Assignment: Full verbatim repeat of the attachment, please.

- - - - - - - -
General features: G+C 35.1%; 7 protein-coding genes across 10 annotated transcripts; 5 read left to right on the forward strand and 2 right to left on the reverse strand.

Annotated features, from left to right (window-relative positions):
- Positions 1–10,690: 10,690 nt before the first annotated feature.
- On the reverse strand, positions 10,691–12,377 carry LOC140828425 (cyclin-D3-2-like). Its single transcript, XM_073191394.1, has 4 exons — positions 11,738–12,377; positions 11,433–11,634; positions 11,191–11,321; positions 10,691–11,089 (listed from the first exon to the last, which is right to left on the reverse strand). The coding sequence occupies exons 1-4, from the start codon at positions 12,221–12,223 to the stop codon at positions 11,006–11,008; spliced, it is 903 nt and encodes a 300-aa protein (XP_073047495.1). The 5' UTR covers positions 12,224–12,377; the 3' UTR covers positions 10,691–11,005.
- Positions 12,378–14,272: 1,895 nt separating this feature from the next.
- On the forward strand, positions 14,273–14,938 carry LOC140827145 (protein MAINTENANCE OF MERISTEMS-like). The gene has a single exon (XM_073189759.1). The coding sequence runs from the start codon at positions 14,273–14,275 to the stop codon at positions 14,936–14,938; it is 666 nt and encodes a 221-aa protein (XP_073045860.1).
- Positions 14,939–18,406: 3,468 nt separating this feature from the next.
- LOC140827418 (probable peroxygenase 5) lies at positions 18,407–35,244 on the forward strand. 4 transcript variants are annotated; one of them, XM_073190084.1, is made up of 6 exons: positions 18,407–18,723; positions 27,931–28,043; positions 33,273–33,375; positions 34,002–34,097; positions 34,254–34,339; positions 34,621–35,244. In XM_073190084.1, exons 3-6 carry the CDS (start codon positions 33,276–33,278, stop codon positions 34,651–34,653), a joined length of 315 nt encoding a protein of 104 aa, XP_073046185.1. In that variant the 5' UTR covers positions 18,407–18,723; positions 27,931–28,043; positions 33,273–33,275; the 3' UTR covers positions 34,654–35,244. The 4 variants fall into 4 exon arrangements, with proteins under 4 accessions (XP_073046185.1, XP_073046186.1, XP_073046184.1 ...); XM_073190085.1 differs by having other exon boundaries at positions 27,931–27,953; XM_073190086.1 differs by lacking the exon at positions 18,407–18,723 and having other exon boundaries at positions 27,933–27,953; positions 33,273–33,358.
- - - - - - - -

General features: G+C 35.1%; 7 protein-coding genes across 10 annotated transcripts; 5 read left to right on the forward strand and 2 right to left on the reverse strand.

Annotated features, from left to right (window-relative positions):
- Positions 1–10,690: 10,690 nt before the first annotated feature.
- On the reverse strand, positions 10,691–12,377 carry LOC140828425 (cyclin-D3-2-like). Its single transcript, XM_073191394.1, has 4 exons — positions 11,738–12,377; positions 11,433–11,634; positions 11,191–11,321; positions 10,691–11,089 (listed from the first exon to the last, which is right to left on the reverse strand). The coding sequence occupies exons 1-4, from the start codon at positions 12,221–12,223 to the stop codon at positions 11,006–11,008; spliced, it is 903 nt and encodes a 300-aa protein (XP_073047495.1). The 5' UTR covers positions 12,224–12,377; the 3' UTR covers positions 10,691–11,005.
- Positions 12,378–14,272: 1,895 nt separating this feature from the next.
- On the forward strand, positions 14,273–14,938 carry LOC140827145 (protein MAINTENANCE OF MERISTEMS-like). The gene has a single exon (XM_073189759.1). The coding sequence runs from the start codon at positions 14,273–14,275 to the stop codon at positions 14,936–14,938; it is 666 nt and encodes a 221-aa protein (XP_073045860.1).
- Positions 14,939–18,406: 3,468 nt separating this feature from the next.
- LOC140827418 (probable peroxygenase 5) lies at positions 18,407–35,244 on the forward strand. 4 transcript variants are annotated; one of them, XM_073190084.1, is made up of 6 exons: positions 18,407–18,723; positions 27,931–28,043; positions 33,273–33,375; positions 34,002–34,097; positions 34,254–34,339; positions 34,621–35,244. In XM_073190084.1, exons 3-6 carry the CDS (start codon positions 33,276–33,278, stop codon positions 34,651–34,653), a joined length of 315 nt encoding a protein of 104 aa, XP_073046185.1. In that variant the 5' UTR covers positions 18,407–18,723; positions 27,931–28,043; positions 33,273–33,275; the 3' UTR covers positions 34,654–35,244. The 4 variants fall into 4 exon arrangements, with proteins under 4 accessions (XP_073046185.1, XP_073046186.1, XP_073046184.1 ...); XM_073190085.1 differs by having other exon boundaries at positions 27,931–27,953; XM_073190086.1 differs by lacking the exon at positions 18,407–18,723 and having other exon boundaries at positions 27,933–27,953; positions 33,273–33,358.